by Pamela M. Walsh Contributing Reporter
Scrawling messages with brightly colored pens and paints on the long white construction paper laying in Copley Square yesterday, Greater Boston youths promised to never forget the work of Iqbal Masih, the 12-year-old Pakistani children's rights activist who was slain April 9.
"Iqbal, we'll keep on fighting," and "Iqbal's dream will live 4-ever," were some of the messages left by members of City Year's Young Heroes programs.
Iqbal's dream was that no other child would suffer the way he did.
Given over to a rug manufacturer at age 4 because his parents could not pay a debt, Masih escaped at age 10 and then set out to help free other children chained to looms across his country. For his work, Reebok awarded him its Youth in Action Human Rights award in December.
After dedication a day of service in Masih's memory, the members of Youth Heroes - 90 eighth-graders from across the city who pledged 11 Saturdays to community service - gathered at Copley Square to place items in a time capsule, which is to be opened at Reebok's Human Rights Ceremony in 2005.
The time capsule was filled with items that "symbolized human rights violation," particularly against children, "which when Reebok opens it in 25 years, hopefully will not exist," said Eddie Kleinhans, the event's master of ceremonies and a member of City Year, the youth service corps.
The youngsters offered up a variety of items, including an amendment to the US Constitution that would forbid discrimination based on sexual preference and literature on AIDS.
The Young Heroes volunteers were divided into nine teams, each with a name remembering an award winner or an event that symbolized human rights violations. The Young Heroes, along with some visitors for the day performed 400 hours of community service yesterday in nine sites across Boston, said Heather Ehlert, one of the organizers.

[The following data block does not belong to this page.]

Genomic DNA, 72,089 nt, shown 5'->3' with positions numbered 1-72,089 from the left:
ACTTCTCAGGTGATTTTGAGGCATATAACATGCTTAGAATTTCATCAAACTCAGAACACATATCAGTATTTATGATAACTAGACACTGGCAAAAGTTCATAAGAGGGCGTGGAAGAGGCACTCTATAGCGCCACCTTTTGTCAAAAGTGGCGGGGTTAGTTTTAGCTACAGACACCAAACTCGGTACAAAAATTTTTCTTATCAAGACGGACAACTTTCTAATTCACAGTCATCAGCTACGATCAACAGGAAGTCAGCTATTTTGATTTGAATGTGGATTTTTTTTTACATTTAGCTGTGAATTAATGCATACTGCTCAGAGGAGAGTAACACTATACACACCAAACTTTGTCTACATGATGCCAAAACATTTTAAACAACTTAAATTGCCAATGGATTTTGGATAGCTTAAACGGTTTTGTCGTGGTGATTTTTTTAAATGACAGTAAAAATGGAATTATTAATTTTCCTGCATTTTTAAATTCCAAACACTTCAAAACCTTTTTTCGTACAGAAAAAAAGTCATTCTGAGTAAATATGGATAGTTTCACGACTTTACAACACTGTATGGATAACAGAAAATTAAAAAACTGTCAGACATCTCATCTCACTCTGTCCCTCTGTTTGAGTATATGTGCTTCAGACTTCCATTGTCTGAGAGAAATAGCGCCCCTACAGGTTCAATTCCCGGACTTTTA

A blank notebook was added to the capsule by members of the Tiananmen team, symbolizing the student protest that ended in bloodshed in Beijing's Tiananmen Square in 1989.
"The blank notebook symbolizes our hope that all peoples will have the freedom to speak and write as they please," Daniel Hartnett, 15 of Dorchester, said.
Students from the Broad Meadows School in Quincy, where Masih visited during his December trip, added a mock law degree for what "Iqbal would have been doing in the year 2020."
On his visit, Masih said he wished to become a lawyer, prompting Brandeis University to offer him a full scholarship whenever he was ready.
During the human rights awards ceremony, Masih proudly held up a pen, proclaiming that he wanted the pen to "replace the instruments that are used to torture young child laborers," such as the needles they used to make carpets in Pakistan, said Zoe Aponte, manager of public affairs for Reebok, before adding the pen to the mahogany box.
One item didn't make it into the capsule, however , just as it didn't make it to Masih.
In a frame, along with a letter, was a pen that Carlton McClendon, a retired furniture manufacturer, asked Martin Emmanuel of City Year to give to Masih after hearing Masih's story. The letter and pen will be displayed in an undetermined location to remind others of Iqbal's story, Emmanuel said.